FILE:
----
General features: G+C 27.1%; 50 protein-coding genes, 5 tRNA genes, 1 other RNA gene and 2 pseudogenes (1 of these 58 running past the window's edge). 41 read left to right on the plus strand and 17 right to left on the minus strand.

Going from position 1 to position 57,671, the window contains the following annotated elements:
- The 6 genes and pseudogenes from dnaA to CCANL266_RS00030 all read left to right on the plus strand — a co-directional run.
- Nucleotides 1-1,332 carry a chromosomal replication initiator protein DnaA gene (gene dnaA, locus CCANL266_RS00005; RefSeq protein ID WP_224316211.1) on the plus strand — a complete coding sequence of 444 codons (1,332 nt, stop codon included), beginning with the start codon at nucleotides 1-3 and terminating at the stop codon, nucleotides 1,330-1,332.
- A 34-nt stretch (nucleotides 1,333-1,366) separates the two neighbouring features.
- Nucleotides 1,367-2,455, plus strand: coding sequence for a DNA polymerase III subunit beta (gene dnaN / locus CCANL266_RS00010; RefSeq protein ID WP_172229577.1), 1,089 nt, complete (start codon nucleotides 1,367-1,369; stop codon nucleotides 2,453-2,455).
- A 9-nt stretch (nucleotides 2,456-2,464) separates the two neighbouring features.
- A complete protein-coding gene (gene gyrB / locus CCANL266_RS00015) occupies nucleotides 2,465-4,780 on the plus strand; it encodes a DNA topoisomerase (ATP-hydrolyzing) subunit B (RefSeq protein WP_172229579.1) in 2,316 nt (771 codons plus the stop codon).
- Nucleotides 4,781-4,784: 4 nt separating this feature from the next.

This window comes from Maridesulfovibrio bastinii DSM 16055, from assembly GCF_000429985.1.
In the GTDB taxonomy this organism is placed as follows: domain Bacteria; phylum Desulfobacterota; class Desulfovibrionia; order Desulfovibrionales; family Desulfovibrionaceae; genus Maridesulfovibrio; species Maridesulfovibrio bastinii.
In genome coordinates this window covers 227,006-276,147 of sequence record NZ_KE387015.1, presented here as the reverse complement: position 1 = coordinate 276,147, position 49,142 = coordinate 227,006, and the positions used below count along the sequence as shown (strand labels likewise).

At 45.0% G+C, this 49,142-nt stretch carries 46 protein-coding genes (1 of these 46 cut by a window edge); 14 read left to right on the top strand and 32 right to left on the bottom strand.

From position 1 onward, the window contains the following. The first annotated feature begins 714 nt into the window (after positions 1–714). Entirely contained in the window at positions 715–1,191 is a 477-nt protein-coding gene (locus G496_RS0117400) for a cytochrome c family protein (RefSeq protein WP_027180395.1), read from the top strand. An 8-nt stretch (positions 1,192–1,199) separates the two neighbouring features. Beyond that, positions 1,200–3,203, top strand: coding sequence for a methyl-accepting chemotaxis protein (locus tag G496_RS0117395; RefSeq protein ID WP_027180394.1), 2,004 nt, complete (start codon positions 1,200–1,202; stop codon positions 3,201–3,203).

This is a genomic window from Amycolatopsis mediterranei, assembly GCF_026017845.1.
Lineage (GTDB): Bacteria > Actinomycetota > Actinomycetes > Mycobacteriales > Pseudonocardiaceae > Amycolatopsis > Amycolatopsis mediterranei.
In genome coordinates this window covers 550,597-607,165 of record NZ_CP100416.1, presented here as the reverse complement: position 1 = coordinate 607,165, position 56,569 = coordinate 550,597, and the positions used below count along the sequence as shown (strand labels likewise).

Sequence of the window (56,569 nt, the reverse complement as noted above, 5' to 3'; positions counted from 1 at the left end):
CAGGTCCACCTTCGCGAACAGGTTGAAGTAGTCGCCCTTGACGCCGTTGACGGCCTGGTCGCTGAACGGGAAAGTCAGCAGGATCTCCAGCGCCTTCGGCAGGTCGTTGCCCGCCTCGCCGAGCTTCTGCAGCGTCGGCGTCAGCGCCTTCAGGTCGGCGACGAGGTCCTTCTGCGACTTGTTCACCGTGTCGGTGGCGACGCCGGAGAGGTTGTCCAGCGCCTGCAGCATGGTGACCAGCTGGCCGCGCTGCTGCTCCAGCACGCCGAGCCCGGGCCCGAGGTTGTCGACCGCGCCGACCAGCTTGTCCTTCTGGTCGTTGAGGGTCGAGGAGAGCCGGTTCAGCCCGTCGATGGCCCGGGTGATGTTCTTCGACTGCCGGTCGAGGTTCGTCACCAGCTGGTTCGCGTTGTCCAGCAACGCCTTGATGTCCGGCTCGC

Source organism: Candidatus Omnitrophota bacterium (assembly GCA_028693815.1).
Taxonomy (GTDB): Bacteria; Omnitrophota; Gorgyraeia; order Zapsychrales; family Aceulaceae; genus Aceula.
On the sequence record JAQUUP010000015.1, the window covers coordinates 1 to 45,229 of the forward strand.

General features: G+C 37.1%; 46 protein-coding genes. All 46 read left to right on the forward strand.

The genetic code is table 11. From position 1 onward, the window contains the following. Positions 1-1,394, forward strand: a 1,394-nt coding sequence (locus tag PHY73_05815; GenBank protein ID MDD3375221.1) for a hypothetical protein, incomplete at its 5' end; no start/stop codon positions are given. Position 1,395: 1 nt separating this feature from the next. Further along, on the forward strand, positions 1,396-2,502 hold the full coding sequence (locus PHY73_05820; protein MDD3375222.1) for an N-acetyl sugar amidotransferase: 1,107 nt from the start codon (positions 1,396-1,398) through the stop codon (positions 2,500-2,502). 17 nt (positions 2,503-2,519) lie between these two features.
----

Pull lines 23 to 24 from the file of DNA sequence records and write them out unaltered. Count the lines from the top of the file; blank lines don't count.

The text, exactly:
General features: G+C 37.1%; 46 protein-coding genes. All 46 read left to right on the forward strand.

The genetic code is table 11. From position 1 onward, the window contains the following. Positions 1-1,394, forward strand: a 1,394-nt coding sequence (locus tag PHY73_05815; GenBank protein ID MDD3375221.1) for a hypothetical protein, incomplete at its 5' end; no start/stop codon positions are given. Position 1,395: 1 nt separating this feature from the next. Further along, on the forward strand, positions 1,396-2,502 hold the full coding sequence (locus PHY73_05820; protein MDD3375222.1) for an N-acetyl sugar amidotransferase: 1,107 nt from the start codon (positions 1,396-1,398) through the stop codon (positions 2,500-2,502). 17 nt (positions 2,503-2,519) lie between these two features.